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Ixekizumab Effective Long-term for Treatment of Psoriasis in Pediatric Patients


Pediatric patients with psoriasis exhibited significant improvements in self-reported outcomes and objective measures of complete skin clearance when treated with ixekizumab vs placebo, with no new safety findings identified.

Ixekizumab showed results including long-term improvement in patient-reported outcomes and objective measures of complete skin clearance among pediatric patients with psoriasis, according to study findings published in JAMA Dermatology.

Affecting approximately 1% of children and adolescents, psoriasis has a significant impact on the quality of life of pediatric patients and their parents.

Moreover, disease manifestations in certain locations, such as the face, scalp, palms and soles, nails, and genital region, could have a disproportionately greater effect on a patient’s quality of life, “because of its high visibility or challenge in treating given the involvement of more sensitive areas that may be more recalcitrant to topical agents,” noted researchers.

Among the several biologic agents approved for first-line treatment of moderate to severe psoriasis in children aged 6 to 18 years, ixekizumab has been shown to be superior to placebo after 12 weeks of treatment in the phase 3 multicenter randomized IXORA-PEDS clinical trial (NCT03073200), with responses sustained through week 48.

The extension period of the IXORA-PEDS trial lasting through week 108 was evaluated by researchers to determine long-term efficacy and safety of ixekizumab for pediatric patients with moderate to severe psoriasis, defined as Psoriasis Area and Severity Index (PASI) of 12 or higher, static Physician’s Global Assessment (sPGA) score of 3 or higher, and psoriasis-affected body surface area of 10% or greater at screening and baseline.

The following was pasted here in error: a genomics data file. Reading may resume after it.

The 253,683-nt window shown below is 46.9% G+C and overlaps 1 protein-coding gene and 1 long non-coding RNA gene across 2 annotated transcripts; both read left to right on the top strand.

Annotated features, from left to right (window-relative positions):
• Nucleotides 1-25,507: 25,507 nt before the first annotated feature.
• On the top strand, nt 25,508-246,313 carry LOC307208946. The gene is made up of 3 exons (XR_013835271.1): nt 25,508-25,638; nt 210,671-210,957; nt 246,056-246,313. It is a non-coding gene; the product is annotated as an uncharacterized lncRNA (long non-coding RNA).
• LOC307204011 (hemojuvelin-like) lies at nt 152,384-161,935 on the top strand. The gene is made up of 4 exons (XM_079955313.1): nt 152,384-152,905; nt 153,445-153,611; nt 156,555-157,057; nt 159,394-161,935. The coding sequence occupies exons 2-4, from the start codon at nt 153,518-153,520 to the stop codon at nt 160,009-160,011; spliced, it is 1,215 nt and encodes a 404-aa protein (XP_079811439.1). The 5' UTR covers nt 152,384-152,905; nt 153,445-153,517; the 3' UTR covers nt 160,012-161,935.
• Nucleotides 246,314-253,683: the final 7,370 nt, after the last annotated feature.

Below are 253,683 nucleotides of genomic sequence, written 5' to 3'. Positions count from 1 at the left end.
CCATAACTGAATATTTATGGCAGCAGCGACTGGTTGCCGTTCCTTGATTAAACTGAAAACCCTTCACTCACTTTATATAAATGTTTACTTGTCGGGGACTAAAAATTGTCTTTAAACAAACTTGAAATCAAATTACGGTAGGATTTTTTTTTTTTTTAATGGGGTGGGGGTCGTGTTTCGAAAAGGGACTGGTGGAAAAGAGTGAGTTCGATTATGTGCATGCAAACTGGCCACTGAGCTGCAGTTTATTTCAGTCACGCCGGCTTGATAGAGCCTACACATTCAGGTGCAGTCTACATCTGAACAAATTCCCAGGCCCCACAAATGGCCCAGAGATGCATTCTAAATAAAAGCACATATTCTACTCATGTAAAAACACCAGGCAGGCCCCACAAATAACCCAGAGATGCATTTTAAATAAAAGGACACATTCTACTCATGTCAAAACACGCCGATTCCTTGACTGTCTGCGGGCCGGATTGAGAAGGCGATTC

“A total of 171 patients (mean [SD] age, 13.5 [3.04] years; 99 female children [57.9%]) were randomized to either ixekizumab (n = 115) or placebo (n = 56). Of 166 patients who entered the maintenance period, 139 (83.7%) completed week 108 of the trial,” the study authors wrote. “Data analysis, which followed the intention-to-treat principle, was conducted from May to October 2021.”

Several primary/secondary efficacy and safety outcomes at week 108 were evaluated:

  • Primary outcomes assessed included percentage of patients achieving 75% (PASI 75), 90% (PASI 90), or 100% (PASI 100) improvement from baseline; an sPGA score of 0 or 1 or score of 0; and improvement of 4 points or higher from baseline in the Itch Numeric Rating Scale (NRS).
  • Secondary outcomes included improvement from baseline in a range of challenging body areas.
  • Safety outcomes included assessments of adverse events (AEs), including treatment-emergent AEs, serious AEs, and AEs of special interest.

Findings showed that primary and gated secondary end points that were achieved by week 12 were sustained through week 108, with patients achieving PASI 75 (91.7%), PASI 90 (79.0%), PASI 100 (55.1%), sPGA 0 or 1 (78.3%), and sPGA 0 (52.4%). Moreover, 55 patients (78.5%) reported an Itch NRS improvement of 4 points or higher.

Regarding treatment efficacy on more sensitive affected areas, clearance of nail psoriasis was reported in 68.1%, clearance of palmoplantar psoriasis was reported in 90.0%, clearance of scalp psoriasis was reported in 76.2%, and clearance of genital psoriasis was reported in 87.5% of patients who received ixekizumab through 108 weeks.

No new safety findings during weeks 48 to 108 of the trial were identified, including no new cases of inflammatory bowel disease or candida infection.

“Additional studies are warranted to address lingering questions, such as the effect of ixekizumab on additional patient-reported outcomes and the effectiveness and safety of ixekizumab for children with psoriasis in the real world,” concluded researchers.


Paller AS, Seyger MMB, Magariños GA, et al. Long-term efficacy and safety of up to 108 weeks of ixekizumab in pediatric patients with moderate to severe plaque psoriasis: the IXORA-PEDS randomized clinical trial. JAMA Dermatol. Published online April 13, 2022. doi:10.1001/jamadermatol.2022.0655

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